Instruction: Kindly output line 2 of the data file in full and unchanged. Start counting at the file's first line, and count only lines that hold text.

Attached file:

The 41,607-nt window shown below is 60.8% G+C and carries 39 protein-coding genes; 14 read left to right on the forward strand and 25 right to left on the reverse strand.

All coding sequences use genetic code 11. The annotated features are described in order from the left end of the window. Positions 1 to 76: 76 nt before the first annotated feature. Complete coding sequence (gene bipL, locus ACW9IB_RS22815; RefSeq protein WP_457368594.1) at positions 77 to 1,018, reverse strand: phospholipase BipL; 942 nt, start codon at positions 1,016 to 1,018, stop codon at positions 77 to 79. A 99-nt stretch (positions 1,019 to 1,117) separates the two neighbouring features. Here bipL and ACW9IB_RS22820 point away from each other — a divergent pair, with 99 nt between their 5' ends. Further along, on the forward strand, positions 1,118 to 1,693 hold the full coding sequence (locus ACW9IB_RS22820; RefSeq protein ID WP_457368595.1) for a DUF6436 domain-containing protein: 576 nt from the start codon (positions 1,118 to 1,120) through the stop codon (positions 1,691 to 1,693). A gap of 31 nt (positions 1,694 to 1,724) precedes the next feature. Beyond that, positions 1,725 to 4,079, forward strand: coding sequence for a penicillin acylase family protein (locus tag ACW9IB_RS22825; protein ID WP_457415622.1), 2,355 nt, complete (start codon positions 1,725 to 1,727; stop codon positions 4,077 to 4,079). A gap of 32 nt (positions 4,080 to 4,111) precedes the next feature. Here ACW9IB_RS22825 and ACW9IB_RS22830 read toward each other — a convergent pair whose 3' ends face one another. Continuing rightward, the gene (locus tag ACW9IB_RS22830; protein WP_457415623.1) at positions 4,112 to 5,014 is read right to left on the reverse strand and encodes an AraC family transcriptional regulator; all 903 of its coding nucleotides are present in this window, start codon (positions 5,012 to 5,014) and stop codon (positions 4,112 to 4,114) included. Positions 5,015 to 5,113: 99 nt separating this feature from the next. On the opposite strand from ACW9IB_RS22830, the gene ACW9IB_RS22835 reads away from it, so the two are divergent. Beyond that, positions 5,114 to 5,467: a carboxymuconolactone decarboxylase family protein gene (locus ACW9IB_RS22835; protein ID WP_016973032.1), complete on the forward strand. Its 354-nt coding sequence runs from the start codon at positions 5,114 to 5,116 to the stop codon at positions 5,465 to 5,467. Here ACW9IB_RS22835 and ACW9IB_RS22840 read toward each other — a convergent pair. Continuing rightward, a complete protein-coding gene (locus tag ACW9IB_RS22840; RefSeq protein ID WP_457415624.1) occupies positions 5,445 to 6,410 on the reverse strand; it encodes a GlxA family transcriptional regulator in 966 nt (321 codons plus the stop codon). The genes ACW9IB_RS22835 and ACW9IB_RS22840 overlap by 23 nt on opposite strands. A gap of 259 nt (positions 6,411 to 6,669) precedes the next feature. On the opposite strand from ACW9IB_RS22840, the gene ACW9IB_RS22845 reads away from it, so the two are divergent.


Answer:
All coding sequences use genetic code 11. The annotated features are described in order from the left end of the window. Positions 1 to 76: 76 nt before the first annotated feature. Complete coding sequence (gene bipL, locus ACW9IB_RS22815; RefSeq protein WP_457368594.1) at positions 77 to 1,018, reverse strand: phospholipase BipL; 942 nt, start codon at positions 1,016 to 1,018, stop codon at positions 77 to 79. A 99-nt stretch (positions 1,019 to 1,117) separates the two neighbouring features. Here bipL and ACW9IB_RS22820 point away from each other — a divergent pair, with 99 nt between their 5' ends. Further along, on the forward strand, positions 1,118 to 1,693 hold the full coding sequence (locus ACW9IB_RS22820; RefSeq protein ID WP_457368595.1) for a DUF6436 domain-containing protein: 576 nt from the start codon (positions 1,118 to 1,120) through the stop codon (positions 1,691 to 1,693). A gap of 31 nt (positions 1,694 to 1,724) precedes the next feature. Beyond that, positions 1,725 to 4,079, forward strand: coding sequence for a penicillin acylase family protein (locus tag ACW9IB_RS22825; protein ID WP_457415622.1), 2,355 nt, complete (start codon positions 1,725 to 1,727; stop codon positions 4,077 to 4,079). A gap of 32 nt (positions 4,080 to 4,111) precedes the next feature. Here ACW9IB_RS22825 and ACW9IB_RS22830 read toward each other — a convergent pair whose 3' ends face one another. Continuing rightward, the gene (locus tag ACW9IB_RS22830; protein WP_457415623.1) at positions 4,112 to 5,014 is read right to left on the reverse strand and encodes an AraC family transcriptional regulator; all 903 of its coding nucleotides are present in this window, start codon (positions 5,012 to 5,014) and stop codon (positions 4,112 to 4,114) included. Positions 5,015 to 5,113: 99 nt separating this feature from the next. On the opposite strand from ACW9IB_RS22830, the gene ACW9IB_RS22835 reads away from it, so the two are divergent. Beyond that, positions 5,114 to 5,467: a carboxymuconolactone decarboxylase family protein gene (locus ACW9IB_RS22835; protein ID WP_016973032.1), complete on the forward strand. Its 354-nt coding sequence runs from the start codon at positions 5,114 to 5,116 to the stop codon at positions 5,465 to 5,467. Here ACW9IB_RS22835 and ACW9IB_RS22840 read toward each other — a convergent pair. Continuing rightward, a complete protein-coding gene (locus tag ACW9IB_RS22840; RefSeq protein ID WP_457415624.1) occupies positions 5,445 to 6,410 on the reverse strand; it encodes a GlxA family transcriptional regulator in 966 nt (321 codons plus the stop codon). The genes ACW9IB_RS22835 and ACW9IB_RS22840 overlap by 23 nt on opposite strands. A gap of 259 nt (positions 6,411 to 6,669) precedes the next feature. On the opposite strand from ACW9IB_RS22840, the gene ACW9IB_RS22845 reads away from it, so the two are divergent.